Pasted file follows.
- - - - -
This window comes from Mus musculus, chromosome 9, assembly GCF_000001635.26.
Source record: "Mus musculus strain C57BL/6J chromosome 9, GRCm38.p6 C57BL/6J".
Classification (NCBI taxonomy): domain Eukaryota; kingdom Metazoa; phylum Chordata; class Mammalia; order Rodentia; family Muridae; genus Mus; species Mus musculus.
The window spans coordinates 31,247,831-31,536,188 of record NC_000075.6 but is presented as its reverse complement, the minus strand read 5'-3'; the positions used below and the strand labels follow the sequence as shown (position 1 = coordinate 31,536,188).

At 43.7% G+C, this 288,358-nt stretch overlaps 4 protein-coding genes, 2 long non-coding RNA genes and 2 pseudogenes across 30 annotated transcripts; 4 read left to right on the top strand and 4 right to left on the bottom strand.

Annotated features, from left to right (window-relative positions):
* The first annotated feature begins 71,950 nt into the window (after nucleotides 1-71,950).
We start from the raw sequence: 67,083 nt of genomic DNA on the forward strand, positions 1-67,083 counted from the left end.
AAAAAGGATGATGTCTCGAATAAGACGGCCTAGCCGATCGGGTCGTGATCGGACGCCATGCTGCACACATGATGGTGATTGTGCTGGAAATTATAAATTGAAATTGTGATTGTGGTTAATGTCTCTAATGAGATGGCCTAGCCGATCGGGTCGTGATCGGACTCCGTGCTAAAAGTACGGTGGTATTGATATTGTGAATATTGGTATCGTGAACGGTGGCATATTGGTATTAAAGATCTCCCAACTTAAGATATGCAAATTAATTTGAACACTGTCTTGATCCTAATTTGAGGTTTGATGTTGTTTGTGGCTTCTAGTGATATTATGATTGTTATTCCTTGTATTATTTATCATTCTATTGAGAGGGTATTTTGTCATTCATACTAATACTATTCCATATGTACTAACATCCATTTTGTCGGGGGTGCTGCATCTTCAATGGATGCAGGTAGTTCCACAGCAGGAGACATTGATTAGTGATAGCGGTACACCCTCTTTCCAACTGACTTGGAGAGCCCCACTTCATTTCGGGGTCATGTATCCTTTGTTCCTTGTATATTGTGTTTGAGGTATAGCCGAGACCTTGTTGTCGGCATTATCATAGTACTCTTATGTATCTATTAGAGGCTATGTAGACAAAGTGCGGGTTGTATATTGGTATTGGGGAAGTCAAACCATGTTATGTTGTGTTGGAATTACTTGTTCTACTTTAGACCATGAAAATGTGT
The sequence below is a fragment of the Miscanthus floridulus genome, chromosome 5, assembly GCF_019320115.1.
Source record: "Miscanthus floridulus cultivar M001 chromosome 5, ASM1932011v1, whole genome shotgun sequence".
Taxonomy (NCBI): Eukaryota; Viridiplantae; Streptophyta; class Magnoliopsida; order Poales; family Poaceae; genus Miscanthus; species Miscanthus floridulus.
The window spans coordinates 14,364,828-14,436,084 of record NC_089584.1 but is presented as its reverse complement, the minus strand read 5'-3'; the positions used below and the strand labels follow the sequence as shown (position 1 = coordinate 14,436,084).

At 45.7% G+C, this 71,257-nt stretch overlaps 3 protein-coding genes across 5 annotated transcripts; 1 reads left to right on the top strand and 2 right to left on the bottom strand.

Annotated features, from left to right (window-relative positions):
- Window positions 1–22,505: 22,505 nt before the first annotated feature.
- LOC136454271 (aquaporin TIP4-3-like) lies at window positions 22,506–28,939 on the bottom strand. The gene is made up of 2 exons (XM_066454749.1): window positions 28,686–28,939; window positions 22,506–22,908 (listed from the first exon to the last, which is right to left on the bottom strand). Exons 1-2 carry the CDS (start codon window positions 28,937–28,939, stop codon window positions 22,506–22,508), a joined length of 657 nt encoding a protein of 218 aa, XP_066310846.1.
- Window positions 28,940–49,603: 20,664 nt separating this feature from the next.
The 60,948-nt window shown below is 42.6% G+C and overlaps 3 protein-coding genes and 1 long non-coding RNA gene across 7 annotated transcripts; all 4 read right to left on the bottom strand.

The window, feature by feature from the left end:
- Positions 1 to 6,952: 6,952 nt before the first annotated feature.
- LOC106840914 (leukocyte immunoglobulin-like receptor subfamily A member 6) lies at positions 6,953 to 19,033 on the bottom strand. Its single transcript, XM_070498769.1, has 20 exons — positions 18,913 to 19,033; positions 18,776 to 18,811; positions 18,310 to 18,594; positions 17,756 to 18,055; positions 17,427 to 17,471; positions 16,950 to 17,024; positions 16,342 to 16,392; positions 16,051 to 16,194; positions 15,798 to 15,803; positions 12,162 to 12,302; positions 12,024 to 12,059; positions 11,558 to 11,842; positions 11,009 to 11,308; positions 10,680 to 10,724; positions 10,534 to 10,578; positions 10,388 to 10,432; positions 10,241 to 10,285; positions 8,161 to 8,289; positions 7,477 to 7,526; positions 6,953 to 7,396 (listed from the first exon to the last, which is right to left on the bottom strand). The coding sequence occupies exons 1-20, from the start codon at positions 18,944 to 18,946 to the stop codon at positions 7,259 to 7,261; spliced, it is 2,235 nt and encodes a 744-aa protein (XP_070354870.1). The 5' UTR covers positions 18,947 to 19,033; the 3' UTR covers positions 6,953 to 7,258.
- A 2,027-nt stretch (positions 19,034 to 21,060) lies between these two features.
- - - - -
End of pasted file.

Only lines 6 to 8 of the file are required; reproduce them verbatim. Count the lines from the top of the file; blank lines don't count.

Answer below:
Annotated features, from left to right (window-relative positions):
* The first annotated feature begins 71,950 nt into the window (after nucleotides 1-71,950).
We start from the raw sequence: 67,083 nt of genomic DNA on the forward strand, positions 1-67,083 counted from the left end.